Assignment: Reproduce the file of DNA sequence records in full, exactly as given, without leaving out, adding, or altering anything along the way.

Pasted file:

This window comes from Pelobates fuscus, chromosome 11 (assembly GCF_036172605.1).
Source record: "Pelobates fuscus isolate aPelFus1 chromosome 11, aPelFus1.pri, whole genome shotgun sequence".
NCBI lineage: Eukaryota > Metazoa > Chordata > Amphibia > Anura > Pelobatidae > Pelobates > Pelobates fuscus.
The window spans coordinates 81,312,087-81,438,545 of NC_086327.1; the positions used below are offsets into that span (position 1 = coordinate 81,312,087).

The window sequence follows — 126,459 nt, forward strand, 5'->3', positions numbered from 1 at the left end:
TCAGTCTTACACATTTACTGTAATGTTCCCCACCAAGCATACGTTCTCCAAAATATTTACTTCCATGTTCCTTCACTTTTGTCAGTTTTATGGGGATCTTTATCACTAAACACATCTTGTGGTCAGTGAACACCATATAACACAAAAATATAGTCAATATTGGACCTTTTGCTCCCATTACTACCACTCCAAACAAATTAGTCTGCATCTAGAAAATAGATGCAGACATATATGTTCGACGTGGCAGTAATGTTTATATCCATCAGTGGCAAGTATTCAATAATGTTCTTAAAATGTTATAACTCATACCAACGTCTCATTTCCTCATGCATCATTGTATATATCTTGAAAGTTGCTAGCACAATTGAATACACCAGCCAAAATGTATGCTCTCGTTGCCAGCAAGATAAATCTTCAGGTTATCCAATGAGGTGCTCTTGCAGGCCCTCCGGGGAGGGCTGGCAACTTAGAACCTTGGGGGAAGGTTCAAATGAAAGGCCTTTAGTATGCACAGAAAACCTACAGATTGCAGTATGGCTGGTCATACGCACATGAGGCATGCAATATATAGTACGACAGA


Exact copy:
This window comes from Pelobates fuscus, chromosome 11 (assembly GCF_036172605.1).
Source record: "Pelobates fuscus isolate aPelFus1 chromosome 11, aPelFus1.pri, whole genome shotgun sequence".
NCBI lineage: Eukaryota > Metazoa > Chordata > Amphibia > Anura > Pelobatidae > Pelobates > Pelobates fuscus.
The window spans coordinates 81,312,087-81,438,545 of NC_086327.1; the positions used below are offsets into that span (position 1 = coordinate 81,312,087).

The window sequence follows — 126,459 nt, forward strand, 5'->3', positions numbered from 1 at the left end:
TCAGTCTTACACATTTACTGTAATGTTCCCCACCAAGCATACGTTCTCCAAAATATTTACTTCCATGTTCCTTCACTTTTGTCAGTTTTATGGGGATCTTTATCACTAAACACATCTTGTGGTCAGTGAACACCATATAACACAAAAATATAGTCAATATTGGACCTTTTGCTCCCATTACTACCACTCCAAACAAATTAGTCTGCATCTAGAAAATAGATGCAGACATATATGTTCGACGTGGCAGTAATGTTTATATCCATCAGTGGCAAGTATTCAATAATGTTCTTAAAATGTTATAACTCATACCAACGTCTCATTTCCTCATGCATCATTGTATATATCTTGAAAGTTGCTAGCACAATTGAATACACCAGCCAAAATGTATGCTCTCGTTGCCAGCAAGATAAATCTTCAGGTTATCCAATGAGGTGCTCTTGCAGGCCCTCCGGGGAGGGCTGGCAACTTAGAACCTTGGGGGAAGGTTCAAATGAAAGGCCTTTAGTATGCACAGAAAACCTACAGATTGCAGTATGGCTGGTCATACGCACATGAGGCATGCAATATATAGTACGACAGA